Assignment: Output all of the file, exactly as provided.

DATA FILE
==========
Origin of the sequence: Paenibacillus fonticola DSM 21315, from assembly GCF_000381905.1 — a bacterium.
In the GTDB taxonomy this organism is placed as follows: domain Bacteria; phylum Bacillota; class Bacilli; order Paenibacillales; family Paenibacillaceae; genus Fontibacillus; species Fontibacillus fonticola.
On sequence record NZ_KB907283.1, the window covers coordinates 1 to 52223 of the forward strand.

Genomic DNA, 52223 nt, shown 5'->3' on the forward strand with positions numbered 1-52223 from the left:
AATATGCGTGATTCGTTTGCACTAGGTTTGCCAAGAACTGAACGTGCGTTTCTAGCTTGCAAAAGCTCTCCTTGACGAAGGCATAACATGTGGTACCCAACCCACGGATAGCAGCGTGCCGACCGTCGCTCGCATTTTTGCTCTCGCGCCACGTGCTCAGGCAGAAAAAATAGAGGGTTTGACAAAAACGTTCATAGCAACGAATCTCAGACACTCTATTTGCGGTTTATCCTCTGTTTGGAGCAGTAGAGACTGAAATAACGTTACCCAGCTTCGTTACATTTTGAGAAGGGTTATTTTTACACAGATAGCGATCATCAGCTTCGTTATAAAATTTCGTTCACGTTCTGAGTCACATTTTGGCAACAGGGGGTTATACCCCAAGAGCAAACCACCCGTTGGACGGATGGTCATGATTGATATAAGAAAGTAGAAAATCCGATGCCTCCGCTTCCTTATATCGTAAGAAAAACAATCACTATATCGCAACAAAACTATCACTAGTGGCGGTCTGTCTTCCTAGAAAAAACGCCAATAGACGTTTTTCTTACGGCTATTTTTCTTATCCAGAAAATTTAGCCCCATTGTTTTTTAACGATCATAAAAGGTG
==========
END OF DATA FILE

Origin of the sequence: Paenibacillus fonticola DSM 21315, from assembly GCF_000381905.1 — a bacterium.
In the GTDB taxonomy this organism is placed as follows: domain Bacteria; phylum Bacillota; class Bacilli; order Paenibacillales; family Paenibacillaceae; genus Fontibacillus; species Fontibacillus fonticola.
On sequence record NZ_KB907283.1, the window covers coordinates 1 to 52223 of the forward strand.

Genomic DNA, 52223 nt, shown 5'->3' on the forward strand with positions numbered 1-52223 from the left:
AATATGCGTGATTCGTTTGCACTAGGTTTGCCAAGAACTGAACGTGCGTTTCTAGCTTGCAAAAGCTCTCCTTGACGAAGGCATAACATGTGGTACCCAACCCACGGATAGCAGCGTGCCGACCGTCGCTCGCATTTTTGCTCTCGCGCCACGTGCTCAGGCAGAAAAAATAGAGGGTTTGACAAAAACGTTCATAGCAACGAATCTCAGACACTCTATTTGCGGTTTATCCTCTGTTTGGAGCAGTAGAGACTGAAATAACGTTACCCAGCTTCGTTACATTTTGAGAAGGGTTATTTTTACACAGATAGCGATCATCAGCTTCGTTATAAAATTTCGTTCACGTTCTGAGTCACATTTTGGCAACAGGGGGTTATACCCCAAGAGCAAACCACCCGTTGGACGGATGGTCATGATTGATATAAGAAAGTAGAAAATCCGATGCCTCCGCTTCCTTATATCGTAAGAAAAACAATCACTATATCGCAACAAAACTATCACTAGTGGCGGTCTGTCTTCCTAGAAAAAACGCCAATAGACGTTTTTCTTACGGCTATTTTTCTTATCCAGAAAATTTAGCCCCATTGTTTTTTAACGATCATAAAAGGTG